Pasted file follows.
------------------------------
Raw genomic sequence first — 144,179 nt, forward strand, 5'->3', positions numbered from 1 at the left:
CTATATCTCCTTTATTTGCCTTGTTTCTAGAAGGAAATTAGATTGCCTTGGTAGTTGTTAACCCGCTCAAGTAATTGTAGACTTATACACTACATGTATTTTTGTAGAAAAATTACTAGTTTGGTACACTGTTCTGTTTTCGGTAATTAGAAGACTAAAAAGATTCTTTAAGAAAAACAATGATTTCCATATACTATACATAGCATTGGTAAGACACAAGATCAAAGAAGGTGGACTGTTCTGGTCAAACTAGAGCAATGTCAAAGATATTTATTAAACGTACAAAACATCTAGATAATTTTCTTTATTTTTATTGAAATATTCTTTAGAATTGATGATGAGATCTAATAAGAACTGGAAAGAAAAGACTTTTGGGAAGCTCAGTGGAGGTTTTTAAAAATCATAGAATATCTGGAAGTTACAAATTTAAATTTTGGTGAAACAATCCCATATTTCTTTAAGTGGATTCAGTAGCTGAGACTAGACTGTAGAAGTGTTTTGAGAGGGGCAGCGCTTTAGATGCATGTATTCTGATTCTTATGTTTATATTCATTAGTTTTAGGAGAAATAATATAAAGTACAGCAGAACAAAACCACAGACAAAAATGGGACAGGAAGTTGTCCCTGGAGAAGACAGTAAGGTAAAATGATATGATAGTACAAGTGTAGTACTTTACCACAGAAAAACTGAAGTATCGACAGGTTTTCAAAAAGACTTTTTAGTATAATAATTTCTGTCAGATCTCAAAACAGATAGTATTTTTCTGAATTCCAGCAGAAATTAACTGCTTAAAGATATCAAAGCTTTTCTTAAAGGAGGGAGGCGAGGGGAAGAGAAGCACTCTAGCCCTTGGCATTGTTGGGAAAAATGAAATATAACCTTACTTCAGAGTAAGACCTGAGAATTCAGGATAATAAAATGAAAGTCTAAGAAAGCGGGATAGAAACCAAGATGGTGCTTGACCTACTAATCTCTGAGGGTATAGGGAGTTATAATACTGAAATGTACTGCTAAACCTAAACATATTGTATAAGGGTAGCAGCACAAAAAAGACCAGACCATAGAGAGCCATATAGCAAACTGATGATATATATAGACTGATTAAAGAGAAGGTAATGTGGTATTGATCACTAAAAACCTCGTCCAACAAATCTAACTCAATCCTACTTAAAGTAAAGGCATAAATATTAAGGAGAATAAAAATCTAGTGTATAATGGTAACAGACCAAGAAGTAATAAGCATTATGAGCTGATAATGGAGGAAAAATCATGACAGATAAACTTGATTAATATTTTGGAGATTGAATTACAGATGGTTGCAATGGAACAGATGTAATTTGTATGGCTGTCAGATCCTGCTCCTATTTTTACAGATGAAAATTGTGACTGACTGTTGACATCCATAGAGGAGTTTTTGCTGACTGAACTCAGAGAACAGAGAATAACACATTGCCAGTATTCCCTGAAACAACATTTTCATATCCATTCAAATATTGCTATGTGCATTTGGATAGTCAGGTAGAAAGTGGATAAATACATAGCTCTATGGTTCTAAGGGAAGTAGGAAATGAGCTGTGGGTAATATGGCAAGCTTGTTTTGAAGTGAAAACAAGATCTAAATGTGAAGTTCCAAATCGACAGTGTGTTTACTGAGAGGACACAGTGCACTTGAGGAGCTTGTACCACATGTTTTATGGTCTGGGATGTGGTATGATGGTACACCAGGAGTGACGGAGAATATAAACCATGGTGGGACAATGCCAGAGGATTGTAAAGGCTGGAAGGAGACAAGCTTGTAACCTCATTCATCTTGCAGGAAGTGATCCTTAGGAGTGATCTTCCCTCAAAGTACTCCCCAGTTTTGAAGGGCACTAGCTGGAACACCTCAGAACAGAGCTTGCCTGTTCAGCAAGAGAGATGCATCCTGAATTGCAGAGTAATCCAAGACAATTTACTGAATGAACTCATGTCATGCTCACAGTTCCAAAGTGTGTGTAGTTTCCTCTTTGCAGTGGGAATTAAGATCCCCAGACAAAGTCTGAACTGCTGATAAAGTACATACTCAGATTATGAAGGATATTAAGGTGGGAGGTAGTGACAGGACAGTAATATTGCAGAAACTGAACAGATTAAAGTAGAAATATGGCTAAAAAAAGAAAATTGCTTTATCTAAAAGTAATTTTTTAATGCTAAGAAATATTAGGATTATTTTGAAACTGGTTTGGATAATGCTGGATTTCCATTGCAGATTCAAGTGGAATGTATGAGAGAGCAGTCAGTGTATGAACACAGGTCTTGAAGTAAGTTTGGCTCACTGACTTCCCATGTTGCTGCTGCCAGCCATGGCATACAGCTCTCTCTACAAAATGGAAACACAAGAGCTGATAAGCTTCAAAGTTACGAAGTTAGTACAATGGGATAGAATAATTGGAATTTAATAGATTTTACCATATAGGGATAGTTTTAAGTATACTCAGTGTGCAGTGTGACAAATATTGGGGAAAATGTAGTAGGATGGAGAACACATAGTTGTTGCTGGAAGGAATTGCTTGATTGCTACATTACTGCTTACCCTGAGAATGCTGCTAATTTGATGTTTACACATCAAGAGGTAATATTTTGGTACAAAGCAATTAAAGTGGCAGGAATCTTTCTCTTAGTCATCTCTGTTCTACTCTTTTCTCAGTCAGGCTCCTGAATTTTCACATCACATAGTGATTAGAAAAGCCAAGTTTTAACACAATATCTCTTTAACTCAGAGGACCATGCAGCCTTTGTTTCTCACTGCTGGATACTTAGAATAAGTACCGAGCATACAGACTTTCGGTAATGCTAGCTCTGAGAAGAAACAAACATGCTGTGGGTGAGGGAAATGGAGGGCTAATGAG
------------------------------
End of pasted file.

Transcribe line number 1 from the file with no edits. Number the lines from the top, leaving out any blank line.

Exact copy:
Raw genomic sequence first — 144,179 nt, forward strand, 5'->3', positions numbered from 1 at the left: